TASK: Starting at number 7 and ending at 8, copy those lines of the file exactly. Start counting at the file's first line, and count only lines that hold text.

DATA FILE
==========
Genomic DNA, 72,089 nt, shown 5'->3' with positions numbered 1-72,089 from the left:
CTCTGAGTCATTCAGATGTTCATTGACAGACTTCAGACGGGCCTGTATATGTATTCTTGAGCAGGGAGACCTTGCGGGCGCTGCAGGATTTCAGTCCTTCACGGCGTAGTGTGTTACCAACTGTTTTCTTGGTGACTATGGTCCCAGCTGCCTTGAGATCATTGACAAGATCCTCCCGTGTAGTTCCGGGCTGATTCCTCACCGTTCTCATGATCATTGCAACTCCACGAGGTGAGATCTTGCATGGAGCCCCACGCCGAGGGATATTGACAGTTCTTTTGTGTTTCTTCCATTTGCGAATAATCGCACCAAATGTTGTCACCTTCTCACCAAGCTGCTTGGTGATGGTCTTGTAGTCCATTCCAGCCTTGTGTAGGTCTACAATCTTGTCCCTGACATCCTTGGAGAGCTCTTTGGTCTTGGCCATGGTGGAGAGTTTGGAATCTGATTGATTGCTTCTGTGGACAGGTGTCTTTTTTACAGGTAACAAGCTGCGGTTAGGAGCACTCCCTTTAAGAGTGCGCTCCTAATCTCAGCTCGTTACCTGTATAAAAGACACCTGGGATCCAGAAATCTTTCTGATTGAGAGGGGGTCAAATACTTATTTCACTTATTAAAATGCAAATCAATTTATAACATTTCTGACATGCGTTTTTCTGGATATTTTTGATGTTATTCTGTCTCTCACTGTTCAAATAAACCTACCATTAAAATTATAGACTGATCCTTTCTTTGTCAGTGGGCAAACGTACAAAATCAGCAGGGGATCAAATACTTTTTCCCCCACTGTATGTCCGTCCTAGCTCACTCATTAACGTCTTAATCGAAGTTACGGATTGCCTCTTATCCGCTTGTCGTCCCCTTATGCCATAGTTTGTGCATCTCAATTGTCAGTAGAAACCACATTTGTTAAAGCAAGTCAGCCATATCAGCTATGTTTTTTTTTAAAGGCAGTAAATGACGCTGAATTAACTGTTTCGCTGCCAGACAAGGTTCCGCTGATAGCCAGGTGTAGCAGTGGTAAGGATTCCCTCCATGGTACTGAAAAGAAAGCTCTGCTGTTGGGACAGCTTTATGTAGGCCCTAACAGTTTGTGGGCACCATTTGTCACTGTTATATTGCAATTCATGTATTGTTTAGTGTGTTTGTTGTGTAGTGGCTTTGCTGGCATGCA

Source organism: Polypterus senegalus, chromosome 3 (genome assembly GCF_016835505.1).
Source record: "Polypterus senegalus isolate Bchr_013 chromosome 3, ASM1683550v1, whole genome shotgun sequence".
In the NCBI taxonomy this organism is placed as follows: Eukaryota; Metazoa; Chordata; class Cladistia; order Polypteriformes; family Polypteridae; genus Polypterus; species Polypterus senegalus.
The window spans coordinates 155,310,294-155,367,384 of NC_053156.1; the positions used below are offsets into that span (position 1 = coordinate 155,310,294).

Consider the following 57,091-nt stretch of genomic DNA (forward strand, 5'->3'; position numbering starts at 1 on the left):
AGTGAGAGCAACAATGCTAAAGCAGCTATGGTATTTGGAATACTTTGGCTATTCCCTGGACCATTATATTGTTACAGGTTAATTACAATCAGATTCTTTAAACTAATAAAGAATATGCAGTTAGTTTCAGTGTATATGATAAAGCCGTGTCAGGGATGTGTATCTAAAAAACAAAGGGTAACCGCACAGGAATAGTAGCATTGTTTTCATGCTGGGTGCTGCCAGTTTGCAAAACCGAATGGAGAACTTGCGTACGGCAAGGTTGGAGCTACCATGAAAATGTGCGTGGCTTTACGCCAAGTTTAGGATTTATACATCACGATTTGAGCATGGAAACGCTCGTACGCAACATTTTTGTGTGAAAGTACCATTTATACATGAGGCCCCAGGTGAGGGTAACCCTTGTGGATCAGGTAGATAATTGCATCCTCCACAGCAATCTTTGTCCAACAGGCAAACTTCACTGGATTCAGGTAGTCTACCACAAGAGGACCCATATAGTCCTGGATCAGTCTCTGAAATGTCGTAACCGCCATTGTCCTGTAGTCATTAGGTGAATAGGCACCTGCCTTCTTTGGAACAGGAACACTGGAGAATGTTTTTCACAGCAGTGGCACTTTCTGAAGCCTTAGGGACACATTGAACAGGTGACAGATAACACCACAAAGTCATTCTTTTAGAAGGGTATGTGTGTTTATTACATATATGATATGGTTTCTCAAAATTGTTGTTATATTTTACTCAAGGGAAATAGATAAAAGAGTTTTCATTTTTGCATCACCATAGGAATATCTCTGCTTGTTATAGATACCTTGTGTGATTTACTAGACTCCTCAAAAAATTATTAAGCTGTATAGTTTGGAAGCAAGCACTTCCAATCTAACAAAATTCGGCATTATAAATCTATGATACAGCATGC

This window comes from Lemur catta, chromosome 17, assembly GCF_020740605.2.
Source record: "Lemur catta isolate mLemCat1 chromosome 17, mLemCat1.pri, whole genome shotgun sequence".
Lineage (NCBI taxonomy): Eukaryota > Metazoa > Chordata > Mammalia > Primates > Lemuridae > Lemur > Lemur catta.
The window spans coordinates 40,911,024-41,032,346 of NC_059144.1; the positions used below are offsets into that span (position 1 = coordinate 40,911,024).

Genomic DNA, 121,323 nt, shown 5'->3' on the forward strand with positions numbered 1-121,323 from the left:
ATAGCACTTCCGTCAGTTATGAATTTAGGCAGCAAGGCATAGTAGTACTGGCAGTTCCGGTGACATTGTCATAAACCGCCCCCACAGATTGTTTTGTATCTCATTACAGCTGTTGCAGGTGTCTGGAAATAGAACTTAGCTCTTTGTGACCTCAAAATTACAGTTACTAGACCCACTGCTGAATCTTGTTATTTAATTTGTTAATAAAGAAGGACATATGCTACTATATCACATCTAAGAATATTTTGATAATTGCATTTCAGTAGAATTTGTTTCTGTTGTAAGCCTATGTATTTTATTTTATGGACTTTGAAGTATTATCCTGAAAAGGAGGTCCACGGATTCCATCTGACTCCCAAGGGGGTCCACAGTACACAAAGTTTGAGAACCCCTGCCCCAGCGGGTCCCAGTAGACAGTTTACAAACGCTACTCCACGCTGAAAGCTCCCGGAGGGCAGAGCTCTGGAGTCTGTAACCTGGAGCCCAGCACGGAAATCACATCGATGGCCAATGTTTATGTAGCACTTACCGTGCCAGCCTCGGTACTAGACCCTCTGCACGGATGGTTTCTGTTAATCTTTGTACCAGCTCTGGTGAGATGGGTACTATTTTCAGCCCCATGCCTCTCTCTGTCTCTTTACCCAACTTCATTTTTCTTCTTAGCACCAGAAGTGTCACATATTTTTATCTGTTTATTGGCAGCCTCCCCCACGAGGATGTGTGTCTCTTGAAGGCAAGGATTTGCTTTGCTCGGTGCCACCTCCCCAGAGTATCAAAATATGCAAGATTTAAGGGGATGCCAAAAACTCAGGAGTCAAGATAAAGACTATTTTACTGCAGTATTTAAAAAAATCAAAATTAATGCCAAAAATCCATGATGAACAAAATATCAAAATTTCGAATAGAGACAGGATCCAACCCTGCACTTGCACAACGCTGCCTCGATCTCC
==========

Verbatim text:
Consider the following 57,091-nt stretch of genomic DNA (forward strand, 5'->3'; position numbering starts at 1 on the left):
AGTGAGAGCAACAATGCTAAAGCAGCTATGGTATTTGGAATACTTTGGCTATTCCCTGGACCATTATATTGTTACAGGTTAATTACAATCAGATTCTTTAAACTAATAAAGAATATGCAGTTAGTTTCAGTGTATATGATAAAGCCGTGTCAGGGATGTGTATCTAAAAAACAAAGGGTAACCGCACAGGAATAGTAGCATTGTTTTCATGCTGGGTGCTGCCAGTTTGCAAAACCGAATGGAGAACTTGCGTACGGCAAGGTTGGAGCTACCATGAAAATGTGCGTGGCTTTACGCCAAGTTTAGGATTTATACATCACGATTTGAGCATGGAAACGCTCGTACGCAACATTTTTGTGTGAAAGTACCATTTATACATGAGGCCCCAGGTGAGGGTAACCCTTGTGGATCAGGTAGATAATTGCATCCTCCACAGCAATCTTTGTCCAACAGGCAAACTTCACTGGATTCAGGTAGTCTACCACAAGAGGACCCATATAGTCCTGGATCAGTCTCTGAAATGTCGTAACCGCCATTGTCCTGTAGTCATTAGGTGAATAGGCACCTGCCTTCTTTGGAACAGGAACACTGGAGAATGTTTTTCACAGCAGTGGCACTTTCTGAAGCCTTAGGGACACATTGAACAGGTGACAGATAACACCACAAAGTCATTCTTTTAGAAGGGTATGTGTGTTTATTACATATATGATATGGTTTCTCAAAATTGTTGTTATATTTTACTCAAGGGAAATAGATAAAAGAGTTTTCATTTTTGCATCACCATAGGAATATCTCTGCTTGTTATAGATACCTTGTGTGATTTACTAGACTCCTCAAAAAATTATTAAGCTGTATAGTTTGGAAGCAAGCACTTCCAATCTAACAAAATTCGGCATTATAAATCTATGATACAGCATGC